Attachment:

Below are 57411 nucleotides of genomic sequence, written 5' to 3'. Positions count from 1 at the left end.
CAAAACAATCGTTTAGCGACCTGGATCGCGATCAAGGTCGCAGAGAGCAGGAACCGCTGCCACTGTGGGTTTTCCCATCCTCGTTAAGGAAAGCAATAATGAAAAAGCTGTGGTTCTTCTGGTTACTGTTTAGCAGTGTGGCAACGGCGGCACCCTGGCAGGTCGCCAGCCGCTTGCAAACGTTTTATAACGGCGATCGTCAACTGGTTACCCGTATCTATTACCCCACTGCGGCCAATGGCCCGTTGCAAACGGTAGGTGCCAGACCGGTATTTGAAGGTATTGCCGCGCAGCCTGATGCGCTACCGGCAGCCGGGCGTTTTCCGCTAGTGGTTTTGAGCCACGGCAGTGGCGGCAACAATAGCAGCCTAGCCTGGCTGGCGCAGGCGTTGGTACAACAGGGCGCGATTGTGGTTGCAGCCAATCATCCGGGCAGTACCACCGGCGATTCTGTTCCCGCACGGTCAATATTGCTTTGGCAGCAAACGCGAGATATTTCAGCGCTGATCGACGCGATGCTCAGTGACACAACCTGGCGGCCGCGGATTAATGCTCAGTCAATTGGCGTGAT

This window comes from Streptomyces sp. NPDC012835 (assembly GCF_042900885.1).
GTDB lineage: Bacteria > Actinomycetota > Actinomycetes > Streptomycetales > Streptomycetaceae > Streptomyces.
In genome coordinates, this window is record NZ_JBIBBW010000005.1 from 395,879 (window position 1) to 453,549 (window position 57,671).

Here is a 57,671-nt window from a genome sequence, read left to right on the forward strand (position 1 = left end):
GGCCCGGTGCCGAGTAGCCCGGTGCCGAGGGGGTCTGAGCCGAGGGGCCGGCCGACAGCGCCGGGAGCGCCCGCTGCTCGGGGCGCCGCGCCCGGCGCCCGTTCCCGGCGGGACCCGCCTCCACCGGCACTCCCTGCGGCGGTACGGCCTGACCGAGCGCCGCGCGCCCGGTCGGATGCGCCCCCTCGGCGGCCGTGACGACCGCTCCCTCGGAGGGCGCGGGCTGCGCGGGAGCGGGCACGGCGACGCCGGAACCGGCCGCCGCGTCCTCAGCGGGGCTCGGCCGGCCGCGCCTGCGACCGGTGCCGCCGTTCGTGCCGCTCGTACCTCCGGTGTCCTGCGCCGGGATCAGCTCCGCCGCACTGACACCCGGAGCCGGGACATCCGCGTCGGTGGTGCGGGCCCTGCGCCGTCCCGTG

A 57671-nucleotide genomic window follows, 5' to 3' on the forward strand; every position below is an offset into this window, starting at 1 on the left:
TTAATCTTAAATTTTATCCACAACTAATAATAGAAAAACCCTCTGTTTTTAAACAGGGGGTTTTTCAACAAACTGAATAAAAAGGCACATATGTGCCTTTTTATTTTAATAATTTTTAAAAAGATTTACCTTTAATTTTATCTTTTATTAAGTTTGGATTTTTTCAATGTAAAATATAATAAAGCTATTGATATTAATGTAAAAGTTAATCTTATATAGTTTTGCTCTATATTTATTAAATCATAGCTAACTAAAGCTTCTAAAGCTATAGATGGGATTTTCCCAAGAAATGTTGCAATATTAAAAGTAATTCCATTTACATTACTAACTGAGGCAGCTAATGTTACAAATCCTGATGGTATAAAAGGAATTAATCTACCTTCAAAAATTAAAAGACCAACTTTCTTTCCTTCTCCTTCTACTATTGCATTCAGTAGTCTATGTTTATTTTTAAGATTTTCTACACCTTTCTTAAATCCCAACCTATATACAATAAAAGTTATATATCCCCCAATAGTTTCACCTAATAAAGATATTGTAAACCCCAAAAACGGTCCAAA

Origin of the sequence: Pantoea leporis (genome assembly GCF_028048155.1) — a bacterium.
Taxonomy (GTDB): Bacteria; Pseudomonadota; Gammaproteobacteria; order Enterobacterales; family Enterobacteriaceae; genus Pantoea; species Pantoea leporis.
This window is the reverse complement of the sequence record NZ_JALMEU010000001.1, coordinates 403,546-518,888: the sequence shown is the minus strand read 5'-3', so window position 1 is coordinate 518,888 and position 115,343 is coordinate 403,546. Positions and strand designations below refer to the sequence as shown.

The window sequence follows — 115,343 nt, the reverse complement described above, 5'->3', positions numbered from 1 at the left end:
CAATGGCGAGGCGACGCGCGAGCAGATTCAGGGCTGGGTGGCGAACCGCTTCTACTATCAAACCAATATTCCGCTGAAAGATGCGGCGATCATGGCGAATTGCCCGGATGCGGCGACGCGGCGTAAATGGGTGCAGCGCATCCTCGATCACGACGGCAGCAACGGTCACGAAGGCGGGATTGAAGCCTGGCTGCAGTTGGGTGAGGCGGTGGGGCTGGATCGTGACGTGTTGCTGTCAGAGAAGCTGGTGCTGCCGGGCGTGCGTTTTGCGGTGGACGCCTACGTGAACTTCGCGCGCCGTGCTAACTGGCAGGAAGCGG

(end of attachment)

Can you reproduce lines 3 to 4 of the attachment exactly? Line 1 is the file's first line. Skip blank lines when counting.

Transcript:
This window comes from Streptomyces sp. NPDC012835 (assembly GCF_042900885.1).
GTDB lineage: Bacteria > Actinomycetota > Actinomycetes > Streptomycetales > Streptomycetaceae > Streptomyces.